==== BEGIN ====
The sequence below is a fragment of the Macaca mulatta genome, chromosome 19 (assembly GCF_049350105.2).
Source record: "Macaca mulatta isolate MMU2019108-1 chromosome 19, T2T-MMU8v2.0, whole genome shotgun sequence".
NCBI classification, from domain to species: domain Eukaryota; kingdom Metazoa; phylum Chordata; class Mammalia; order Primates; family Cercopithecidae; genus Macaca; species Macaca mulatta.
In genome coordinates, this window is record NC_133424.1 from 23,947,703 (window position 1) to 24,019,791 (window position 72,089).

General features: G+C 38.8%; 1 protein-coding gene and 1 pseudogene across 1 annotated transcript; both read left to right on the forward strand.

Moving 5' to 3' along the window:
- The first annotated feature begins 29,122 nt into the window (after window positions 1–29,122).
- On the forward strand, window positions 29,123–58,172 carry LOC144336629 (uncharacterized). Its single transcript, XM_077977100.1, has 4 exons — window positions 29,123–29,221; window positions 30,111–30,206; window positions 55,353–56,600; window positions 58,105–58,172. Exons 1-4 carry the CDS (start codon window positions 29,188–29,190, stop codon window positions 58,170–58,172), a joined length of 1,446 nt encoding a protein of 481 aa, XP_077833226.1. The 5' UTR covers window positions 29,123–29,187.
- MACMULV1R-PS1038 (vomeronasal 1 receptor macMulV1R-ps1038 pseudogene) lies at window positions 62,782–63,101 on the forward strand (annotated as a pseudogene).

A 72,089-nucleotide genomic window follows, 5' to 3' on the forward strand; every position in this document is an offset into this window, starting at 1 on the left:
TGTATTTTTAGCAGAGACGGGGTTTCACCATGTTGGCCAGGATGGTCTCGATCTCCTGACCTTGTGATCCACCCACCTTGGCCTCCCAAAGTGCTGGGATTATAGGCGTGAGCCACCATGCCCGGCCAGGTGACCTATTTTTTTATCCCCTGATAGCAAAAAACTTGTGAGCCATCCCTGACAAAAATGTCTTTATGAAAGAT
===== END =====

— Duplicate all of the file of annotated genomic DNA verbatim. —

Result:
The sequence below is a fragment of the Macaca mulatta genome, chromosome 19 (assembly GCF_049350105.2).
Source record: "Macaca mulatta isolate MMU2019108-1 chromosome 19, T2T-MMU8v2.0, whole genome shotgun sequence".
NCBI classification, from domain to species: domain Eukaryota; kingdom Metazoa; phylum Chordata; class Mammalia; order Primates; family Cercopithecidae; genus Macaca; species Macaca mulatta.
In genome coordinates, this window is record NC_133424.1 from 23,947,703 (window position 1) to 24,019,791 (window position 72,089).

General features: G+C 38.8%; 1 protein-coding gene and 1 pseudogene across 1 annotated transcript; both read left to right on the forward strand.

Moving 5' to 3' along the window:
- The first annotated feature begins 29,122 nt into the window (after window positions 1–29,122).
- On the forward strand, window positions 29,123–58,172 carry LOC144336629 (uncharacterized). Its single transcript, XM_077977100.1, has 4 exons — window positions 29,123–29,221; window positions 30,111–30,206; window positions 55,353–56,600; window positions 58,105–58,172. Exons 1-4 carry the CDS (start codon window positions 29,188–29,190, stop codon window positions 58,170–58,172), a joined length of 1,446 nt encoding a protein of 481 aa, XP_077833226.1. The 5' UTR covers window positions 29,123–29,187.
- MACMULV1R-PS1038 (vomeronasal 1 receptor macMulV1R-ps1038 pseudogene) lies at window positions 62,782–63,101 on the forward strand (annotated as a pseudogene).

A 72,089-nucleotide genomic window follows, 5' to 3' on the forward strand; every position in this document is an offset into this window, starting at 1 on the left:
TGTATTTTTAGCAGAGACGGGGTTTCACCATGTTGGCCAGGATGGTCTCGATCTCCTGACCTTGTGATCCACCCACCTTGGCCTCCCAAAGTGCTGGGATTATAGGCGTGAGCCACCATGCCCGGCCAGGTGACCTATTTTTTTATCCCCTGATAGCAAAAAACTTGTGAGCCATCCCTGACAAAAATGTCTTTATGAAAGAT